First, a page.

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Rural LTC in the US: policies to “re-balance” without the balance

2012 Conference Presentation

Policy United States

6 September 2012

Rural LTC in the US: policies to “re-balance” without the balance

Mary L. Fennell, Brown University, United States
Denise A. Tyler, Brown University, United States
Zhanlian Feng, Brown University, United States


Objective: Local long term care (LTC) market structures throughout the US are undergoing profound transformation. Federal policies to “re-balance” funding away from nursing homes (NHs) and toward support of home and communitybased (HCBS) options (including home health agencies, adult day care (ADC), chore service organizations, and assisted living facilities (ALF)) have encouraged national trends of NH closure and the proliferation of HCBS. These changes are unfolding without a clear understanding of what LTC services are available at the local level as NHs have closed. The purpose of this study was twofold: (1) to describe the current distributions of HCBS, focusing on ALFs and ADCs (i.e. community-based rather than home-based providers), at the level of local community markets where NHs have closed; and (2) to examine differences between urban and rural area’s HCBS access, using local market characteristics and state policy differences as regressors in a multinomial logistic model.

Data & Methods: Through internet searches and telephone calls to state agencies, we collected data on all ALFs and ADCs licensed or certified in the 48 contiguous states. We used the addresses gathered to geo-code these facilities, which were merged with data developed during a previous study of NH closures. We then used ArcGIS to define a 5- mile radius around all NHs that closed between the years 2006 and 2010. Our goal was to identify two types of local markets where NHs closed: local markets where there are ALFs and ADCs, and those where there are not such facilities. We then compared these local market areas in terms of local population characteristics (% below poverty, % minority, rural location, year of NH closure, etc), based on census and NH administrative data for the zip code in which the closed NH was located. We also examined state-level differences in Medicaid spending for HCBS from 2000-2008.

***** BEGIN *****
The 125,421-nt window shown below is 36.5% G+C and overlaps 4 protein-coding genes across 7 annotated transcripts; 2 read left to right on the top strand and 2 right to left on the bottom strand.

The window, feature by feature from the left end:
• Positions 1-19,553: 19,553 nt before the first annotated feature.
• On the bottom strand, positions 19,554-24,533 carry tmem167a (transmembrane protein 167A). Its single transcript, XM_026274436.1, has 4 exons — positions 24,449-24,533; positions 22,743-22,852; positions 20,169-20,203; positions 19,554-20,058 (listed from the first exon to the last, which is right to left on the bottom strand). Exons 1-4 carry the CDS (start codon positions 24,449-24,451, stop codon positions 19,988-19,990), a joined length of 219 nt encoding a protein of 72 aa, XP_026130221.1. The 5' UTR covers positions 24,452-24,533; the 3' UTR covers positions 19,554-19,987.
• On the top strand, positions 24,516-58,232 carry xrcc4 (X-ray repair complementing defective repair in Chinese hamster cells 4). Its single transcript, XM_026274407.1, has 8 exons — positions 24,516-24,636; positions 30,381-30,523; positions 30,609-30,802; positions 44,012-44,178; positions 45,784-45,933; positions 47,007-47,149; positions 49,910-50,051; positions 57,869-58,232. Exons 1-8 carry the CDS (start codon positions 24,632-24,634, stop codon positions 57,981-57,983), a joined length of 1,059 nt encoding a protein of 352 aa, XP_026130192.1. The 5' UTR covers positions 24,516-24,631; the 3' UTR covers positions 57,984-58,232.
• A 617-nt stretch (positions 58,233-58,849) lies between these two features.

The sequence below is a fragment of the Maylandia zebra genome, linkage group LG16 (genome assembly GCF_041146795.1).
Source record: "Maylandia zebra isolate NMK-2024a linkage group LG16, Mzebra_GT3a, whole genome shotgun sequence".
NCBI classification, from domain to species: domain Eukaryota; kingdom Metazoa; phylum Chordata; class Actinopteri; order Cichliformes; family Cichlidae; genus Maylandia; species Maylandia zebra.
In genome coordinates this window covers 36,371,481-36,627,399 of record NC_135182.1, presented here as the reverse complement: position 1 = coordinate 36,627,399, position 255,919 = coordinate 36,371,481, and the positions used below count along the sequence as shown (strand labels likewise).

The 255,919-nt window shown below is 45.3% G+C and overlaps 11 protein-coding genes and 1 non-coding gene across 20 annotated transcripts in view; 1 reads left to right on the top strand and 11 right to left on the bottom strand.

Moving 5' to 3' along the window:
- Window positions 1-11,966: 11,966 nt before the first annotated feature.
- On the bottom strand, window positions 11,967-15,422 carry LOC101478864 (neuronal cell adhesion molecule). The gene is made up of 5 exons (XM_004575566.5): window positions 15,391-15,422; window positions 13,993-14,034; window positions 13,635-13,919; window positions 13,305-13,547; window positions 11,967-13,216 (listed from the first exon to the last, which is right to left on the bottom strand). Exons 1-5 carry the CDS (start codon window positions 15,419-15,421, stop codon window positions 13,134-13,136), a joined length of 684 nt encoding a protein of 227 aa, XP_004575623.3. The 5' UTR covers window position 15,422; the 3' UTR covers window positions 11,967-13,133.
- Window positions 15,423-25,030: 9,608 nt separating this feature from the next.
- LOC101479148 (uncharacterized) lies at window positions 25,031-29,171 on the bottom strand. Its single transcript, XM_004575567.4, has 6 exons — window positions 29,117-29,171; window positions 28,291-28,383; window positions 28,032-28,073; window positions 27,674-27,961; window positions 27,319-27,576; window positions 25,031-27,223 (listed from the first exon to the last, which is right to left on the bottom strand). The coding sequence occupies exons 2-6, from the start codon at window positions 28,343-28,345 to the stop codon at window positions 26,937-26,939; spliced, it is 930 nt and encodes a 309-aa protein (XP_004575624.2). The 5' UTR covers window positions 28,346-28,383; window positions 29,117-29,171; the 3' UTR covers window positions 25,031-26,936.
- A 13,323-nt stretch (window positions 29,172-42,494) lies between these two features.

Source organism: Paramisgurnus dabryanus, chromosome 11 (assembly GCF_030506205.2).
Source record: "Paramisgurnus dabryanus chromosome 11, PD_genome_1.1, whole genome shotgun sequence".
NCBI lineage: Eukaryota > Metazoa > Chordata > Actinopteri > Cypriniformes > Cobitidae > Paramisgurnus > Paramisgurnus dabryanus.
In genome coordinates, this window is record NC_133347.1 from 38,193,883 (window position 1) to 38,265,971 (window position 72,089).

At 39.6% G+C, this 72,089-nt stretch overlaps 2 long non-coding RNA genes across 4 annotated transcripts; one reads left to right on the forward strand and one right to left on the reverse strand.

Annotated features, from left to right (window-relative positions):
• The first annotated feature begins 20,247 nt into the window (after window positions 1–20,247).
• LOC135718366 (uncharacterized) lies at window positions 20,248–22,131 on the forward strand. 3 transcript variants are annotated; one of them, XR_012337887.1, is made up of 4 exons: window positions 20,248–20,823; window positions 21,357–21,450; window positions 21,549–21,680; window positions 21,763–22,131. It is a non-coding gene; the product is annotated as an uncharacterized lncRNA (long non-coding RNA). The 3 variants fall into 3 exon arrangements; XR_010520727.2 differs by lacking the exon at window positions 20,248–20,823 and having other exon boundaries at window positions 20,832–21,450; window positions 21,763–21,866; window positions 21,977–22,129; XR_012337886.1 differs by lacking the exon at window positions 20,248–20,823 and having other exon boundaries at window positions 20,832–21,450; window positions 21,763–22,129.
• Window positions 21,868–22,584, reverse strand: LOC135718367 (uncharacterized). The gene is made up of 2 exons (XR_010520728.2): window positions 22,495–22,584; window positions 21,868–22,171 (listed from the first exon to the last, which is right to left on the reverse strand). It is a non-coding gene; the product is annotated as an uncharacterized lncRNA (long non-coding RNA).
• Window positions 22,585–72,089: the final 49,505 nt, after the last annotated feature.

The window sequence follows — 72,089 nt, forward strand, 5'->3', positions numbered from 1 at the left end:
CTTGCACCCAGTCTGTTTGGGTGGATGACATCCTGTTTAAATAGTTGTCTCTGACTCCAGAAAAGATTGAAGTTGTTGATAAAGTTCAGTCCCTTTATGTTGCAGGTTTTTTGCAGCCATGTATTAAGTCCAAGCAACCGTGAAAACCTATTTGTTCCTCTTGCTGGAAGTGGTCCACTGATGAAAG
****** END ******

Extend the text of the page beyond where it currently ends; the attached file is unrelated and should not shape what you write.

Results: We identified and geo-coded 11,277 ALFs and 4556 ADCs. A total of 714 NHs closed from 2006 to 2010; 57% of these were independent (not part of another facility) and 65% were located in urban areas. Of the 714 local LTC markets with NH closures, 27% did not have ALFs and 60% did not have ADCs. The association between urban/rural location and availability of ALFs or ADCs is strong: 84% of rural radii have no ADCs, and 58% have no ALFs; proportions of urban areas without these facilities were 46% and 11%, respectively. Multinominal logistic regression results will also be presented.

Policy Implications: Both ADCs and ALFs are primarily an urban phenomenon: very few are available in rural communities that have lost NHs. Because of these locational differences, the availability of HCBS alternatives is less strongly related to either the per cent minority or the per cent in poverty. Although 35% of NH closures occurred in rural areas, availability of HCBS does not appear to compensate. Clearly, federal policy favoring HCBS is outpacing availability of these services, especially in rural areas of the US.